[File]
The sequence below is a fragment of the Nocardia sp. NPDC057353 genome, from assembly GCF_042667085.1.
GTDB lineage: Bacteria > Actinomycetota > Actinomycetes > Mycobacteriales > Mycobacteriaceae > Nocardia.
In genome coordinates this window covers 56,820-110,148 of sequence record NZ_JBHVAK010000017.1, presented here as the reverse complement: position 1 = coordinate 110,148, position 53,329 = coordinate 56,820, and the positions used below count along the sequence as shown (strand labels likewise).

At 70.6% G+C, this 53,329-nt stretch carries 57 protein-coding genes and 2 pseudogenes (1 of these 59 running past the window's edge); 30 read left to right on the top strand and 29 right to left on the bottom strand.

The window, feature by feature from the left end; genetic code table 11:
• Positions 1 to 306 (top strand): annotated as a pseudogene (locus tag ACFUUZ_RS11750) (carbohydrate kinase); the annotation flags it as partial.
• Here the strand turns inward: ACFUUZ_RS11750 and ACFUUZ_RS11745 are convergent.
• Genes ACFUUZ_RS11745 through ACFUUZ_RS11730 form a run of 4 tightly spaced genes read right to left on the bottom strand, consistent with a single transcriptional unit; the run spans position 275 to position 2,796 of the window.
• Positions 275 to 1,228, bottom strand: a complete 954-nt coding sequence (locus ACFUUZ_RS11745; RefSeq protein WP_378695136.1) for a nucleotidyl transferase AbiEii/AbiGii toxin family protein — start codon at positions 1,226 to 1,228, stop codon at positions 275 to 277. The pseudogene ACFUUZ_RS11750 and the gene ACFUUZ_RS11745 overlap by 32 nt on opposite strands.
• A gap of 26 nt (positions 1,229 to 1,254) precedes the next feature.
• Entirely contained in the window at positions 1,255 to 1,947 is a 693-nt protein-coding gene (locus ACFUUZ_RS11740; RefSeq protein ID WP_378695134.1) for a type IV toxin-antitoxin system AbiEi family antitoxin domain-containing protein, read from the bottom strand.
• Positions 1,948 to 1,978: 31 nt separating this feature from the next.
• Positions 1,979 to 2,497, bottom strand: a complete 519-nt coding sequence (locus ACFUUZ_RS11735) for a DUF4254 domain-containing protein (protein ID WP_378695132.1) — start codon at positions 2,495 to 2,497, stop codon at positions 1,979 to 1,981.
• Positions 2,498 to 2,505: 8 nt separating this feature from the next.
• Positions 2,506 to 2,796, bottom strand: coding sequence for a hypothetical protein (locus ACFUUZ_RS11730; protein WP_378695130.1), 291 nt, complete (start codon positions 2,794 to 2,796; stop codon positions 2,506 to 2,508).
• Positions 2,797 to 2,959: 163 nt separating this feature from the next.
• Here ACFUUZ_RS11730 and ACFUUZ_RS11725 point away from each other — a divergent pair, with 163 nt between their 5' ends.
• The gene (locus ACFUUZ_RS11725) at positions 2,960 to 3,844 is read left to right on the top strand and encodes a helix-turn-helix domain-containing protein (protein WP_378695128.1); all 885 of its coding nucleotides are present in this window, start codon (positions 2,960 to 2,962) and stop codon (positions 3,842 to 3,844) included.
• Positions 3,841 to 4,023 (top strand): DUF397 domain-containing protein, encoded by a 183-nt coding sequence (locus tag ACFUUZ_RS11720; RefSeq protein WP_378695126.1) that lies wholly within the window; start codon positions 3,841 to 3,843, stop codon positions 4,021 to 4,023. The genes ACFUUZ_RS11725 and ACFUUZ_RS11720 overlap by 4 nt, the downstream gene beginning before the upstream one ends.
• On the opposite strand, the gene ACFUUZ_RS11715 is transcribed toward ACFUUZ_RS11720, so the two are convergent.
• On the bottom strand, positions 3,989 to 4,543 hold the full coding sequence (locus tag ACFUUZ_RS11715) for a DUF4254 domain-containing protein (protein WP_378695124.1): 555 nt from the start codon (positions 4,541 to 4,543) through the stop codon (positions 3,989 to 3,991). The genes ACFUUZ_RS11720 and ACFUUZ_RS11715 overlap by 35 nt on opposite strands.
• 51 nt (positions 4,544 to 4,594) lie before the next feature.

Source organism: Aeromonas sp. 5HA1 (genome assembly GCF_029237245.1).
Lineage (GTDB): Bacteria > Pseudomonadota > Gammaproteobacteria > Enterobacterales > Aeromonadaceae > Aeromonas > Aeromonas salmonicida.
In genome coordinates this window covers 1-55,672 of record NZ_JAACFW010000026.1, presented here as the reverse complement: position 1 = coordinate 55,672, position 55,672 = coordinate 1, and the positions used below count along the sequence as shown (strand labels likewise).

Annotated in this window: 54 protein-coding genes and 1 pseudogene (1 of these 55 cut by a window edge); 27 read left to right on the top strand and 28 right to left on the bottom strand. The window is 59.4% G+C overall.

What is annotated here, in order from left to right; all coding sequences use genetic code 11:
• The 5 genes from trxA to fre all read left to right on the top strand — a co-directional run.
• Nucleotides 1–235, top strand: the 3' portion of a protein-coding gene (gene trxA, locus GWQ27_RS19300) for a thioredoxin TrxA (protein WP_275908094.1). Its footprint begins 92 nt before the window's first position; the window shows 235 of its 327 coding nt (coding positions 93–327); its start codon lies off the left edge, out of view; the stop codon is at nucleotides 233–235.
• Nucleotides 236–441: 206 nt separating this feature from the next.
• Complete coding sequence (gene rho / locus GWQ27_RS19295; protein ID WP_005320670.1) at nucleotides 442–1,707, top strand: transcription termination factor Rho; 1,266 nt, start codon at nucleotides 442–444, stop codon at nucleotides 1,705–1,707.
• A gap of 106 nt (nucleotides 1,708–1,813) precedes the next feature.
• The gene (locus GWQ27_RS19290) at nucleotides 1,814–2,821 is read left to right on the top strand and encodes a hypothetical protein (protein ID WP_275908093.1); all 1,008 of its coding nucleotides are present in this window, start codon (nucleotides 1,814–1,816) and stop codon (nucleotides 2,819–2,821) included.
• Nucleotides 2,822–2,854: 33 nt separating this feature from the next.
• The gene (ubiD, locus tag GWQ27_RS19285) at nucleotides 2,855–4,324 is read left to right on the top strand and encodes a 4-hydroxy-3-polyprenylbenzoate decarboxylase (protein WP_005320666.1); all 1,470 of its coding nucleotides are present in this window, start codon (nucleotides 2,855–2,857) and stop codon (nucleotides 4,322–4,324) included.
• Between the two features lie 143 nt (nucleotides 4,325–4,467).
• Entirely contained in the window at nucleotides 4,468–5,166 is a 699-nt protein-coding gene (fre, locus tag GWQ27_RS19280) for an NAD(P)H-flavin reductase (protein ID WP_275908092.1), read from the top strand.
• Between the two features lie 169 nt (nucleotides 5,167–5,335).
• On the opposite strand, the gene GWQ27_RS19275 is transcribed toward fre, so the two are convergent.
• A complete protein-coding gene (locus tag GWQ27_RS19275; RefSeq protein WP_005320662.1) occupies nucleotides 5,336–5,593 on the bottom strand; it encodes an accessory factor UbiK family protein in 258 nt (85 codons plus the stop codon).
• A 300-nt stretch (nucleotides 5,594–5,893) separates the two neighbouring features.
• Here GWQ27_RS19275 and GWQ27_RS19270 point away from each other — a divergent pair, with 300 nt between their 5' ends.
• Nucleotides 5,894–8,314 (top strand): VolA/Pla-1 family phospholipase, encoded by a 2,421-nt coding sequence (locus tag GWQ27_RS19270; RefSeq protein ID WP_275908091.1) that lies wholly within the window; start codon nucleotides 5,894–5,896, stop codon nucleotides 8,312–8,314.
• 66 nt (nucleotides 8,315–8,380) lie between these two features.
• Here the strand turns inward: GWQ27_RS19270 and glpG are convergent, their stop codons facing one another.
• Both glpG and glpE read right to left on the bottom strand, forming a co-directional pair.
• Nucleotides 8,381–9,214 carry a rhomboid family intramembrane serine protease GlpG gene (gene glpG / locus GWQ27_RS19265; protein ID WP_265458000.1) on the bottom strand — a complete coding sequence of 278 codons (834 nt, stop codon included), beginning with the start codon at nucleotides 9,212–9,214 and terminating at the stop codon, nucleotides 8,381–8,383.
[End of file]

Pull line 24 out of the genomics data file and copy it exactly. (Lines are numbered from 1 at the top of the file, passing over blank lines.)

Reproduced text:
Lineage (GTDB): Bacteria > Pseudomonadota > Gammaproteobacteria > Enterobacterales > Aeromonadaceae > Aeromonas > Aeromonas salmonicida.